|Abstract: ||This thesis investigated the role played by regions of the prefrontal cortex and ventral striatum in the control of rats’ behaviour by Pavlovian conditioned stimuli, and in their capacity to choose delayed reinforcement.
First, the function of the anterior cingulate cortex (ACC) in simple Pavlovian conditioning tasks was addressed. The ACC is a subdivision of prefrontal cortex that has previously been suggested to be critical for the formation of stimulus–reward associations. It was found that lesions of the ACC did not prevent rats from learning a simple conditioned approach response to a conditioned stimulus (CS) predictive of food reward, or from utilizing that CS as a conditioned reinforcer subsequently. Additionally, these subjects successfully acquired a conditioned freezing response to a CS predicting footshock. However, the same animals were impaired at the acquisition of autoshaped behaviour, an impairment that has been demonstrated previously. An autoshaping deficit was also observed when lesions were made following training. The phenomenon of Pavlovian–instrumental transfer was intact in these subjects. The hypothesis was developed that the ACC is not critical for the formation of stimulus–reward associations per se, but is critical when multiple stimuli must be discriminated on the basis of their differential association with reward. In support of this hypothesis, animals with lesions of the ACC were impaired on a version of the conditioned approach task in which a second, neutral stimulus, perceptually similar to the CS, was added; the lesioned subjects exhibited reduced discrimination.
Second, the role of the nucleus accumbens (Acb) in Pavlovian–instrumental transfer was investigated. The nucleus accumbens core, together with a larger amygdalar–striatal network of which it is a component, has previously been shown to be necessary for the expression of ‘simple’ Pavlovian–instrumental transfer. Rats with lesions of the nucleus accumbens core (AcbC) and shell (AcbSh) were tested on a ‘response-specific’ Pavlovian–instrumental transfer task, in which a Pavlovian CS selectively enhances instrumental responding for the outcome with which the CS was originally paired. AcbC lesions impaired the response specificity of this effect, while AcbSh lesions abolished Pavlovian–instrumental transfer entirely. These results are consistent with some — but not all — previous results in suggesting that the shell provides ‘vigour’ and the core provides ‘direction’ for the potentiation of behaviour by Pavlovian CSs.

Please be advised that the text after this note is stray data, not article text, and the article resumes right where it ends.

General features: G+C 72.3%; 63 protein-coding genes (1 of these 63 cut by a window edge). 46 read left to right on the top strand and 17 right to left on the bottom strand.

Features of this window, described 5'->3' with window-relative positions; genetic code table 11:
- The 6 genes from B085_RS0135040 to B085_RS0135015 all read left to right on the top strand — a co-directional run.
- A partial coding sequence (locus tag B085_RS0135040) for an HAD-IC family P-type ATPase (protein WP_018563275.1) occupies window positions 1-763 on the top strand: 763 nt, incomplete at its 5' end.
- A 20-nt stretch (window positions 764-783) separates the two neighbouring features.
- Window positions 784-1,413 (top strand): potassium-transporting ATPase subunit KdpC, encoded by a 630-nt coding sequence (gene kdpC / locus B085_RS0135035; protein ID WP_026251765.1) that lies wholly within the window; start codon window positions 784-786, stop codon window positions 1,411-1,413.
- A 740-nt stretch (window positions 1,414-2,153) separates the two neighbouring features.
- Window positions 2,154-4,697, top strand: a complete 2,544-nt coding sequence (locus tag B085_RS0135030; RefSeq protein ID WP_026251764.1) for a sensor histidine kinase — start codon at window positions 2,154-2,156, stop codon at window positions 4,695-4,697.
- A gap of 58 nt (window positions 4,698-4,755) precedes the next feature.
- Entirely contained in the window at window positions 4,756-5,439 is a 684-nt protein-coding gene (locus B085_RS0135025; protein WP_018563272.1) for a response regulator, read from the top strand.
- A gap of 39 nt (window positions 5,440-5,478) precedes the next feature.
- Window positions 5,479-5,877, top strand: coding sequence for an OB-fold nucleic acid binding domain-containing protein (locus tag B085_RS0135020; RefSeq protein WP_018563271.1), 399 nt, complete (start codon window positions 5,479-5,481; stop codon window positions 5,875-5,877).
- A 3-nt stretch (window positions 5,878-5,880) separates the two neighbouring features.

Third, an attempt was made to train rats on a task for assessing preference for delayed reinforcement, using the ‘adjusting-delay’ paradigm. It was not immediately apparent that the rats reacted to the contingencies operative in this task, and mathematical analysis of their behaviour was conducted to establish whether their behaviour was sensitive to the delay, and what ‘molar’ features of performance on this task could be explained by delay-independent processes.
Fourth, a different delayed reinforcement choice task was developed, modifying a previously published task in which the subject is repeatedly offered a choice, in discrete trials, of a small reward delivered immediately, and a large reward delivered after a delay, with the delays systematically varied by the experimenter. Rats were trained on versions of this task in which the large, delayed reinforcer was or was not explicitly signalled by a cue present during the delay. The behavioural basis of performance on this task was examined, and d-amphetamine, chlordiazepoxide, and alpha-flupenthixol were administered systemically. It was found that the effects of d-amphetamine depended on whether the delayed reinforcer was signalled or unsignalled, increasing preference for signalled delayed reinforcement at some doses, but decreasing preference for unsignalled delayed reinforcement. These results may resolve contradictions in the literature, and are suggested to reflect the known effect of amphetamine to potentiate responding for conditioned reinforcers.
Fifth, rats that had been trained on this task (with no explicit signals present during the delay) were given lesions of the ACC, AcbC, or medial prefrontal cortex (mPFC). ACC-lesioned rats were no different from sham-operated controls in their ability to choose a large, delayed reinforcer. Lesions of mPFC reduced the tendency of subjects to shift from one lever to the other during the course of a session, but mPFC-lesioned subjects responded normally to removal of the delays, suggesting a loss of stimulus control. However, rats with lesions of the AcbC were severely impaired on this task, preferring the small, immediate reward, even though they discriminated the reinforcers. Additionally, the effects of intra-Acb amphetamine were assessed using a different version of the delayed reinforcement choice task, and found to have slight but inconsistent effects to reduce preference for the delayed reinforcer, though this effect did not depend on whether the delayed reward was signalled or unsignalled. These results suggest that the AcbC contributes significantly to the rat’s ability to choose a delayed reward, a finding that has important implications for the understanding of Acb function. It is suggested that dysfunction of the AcbC may be a key element in the pathology of impulsivity.|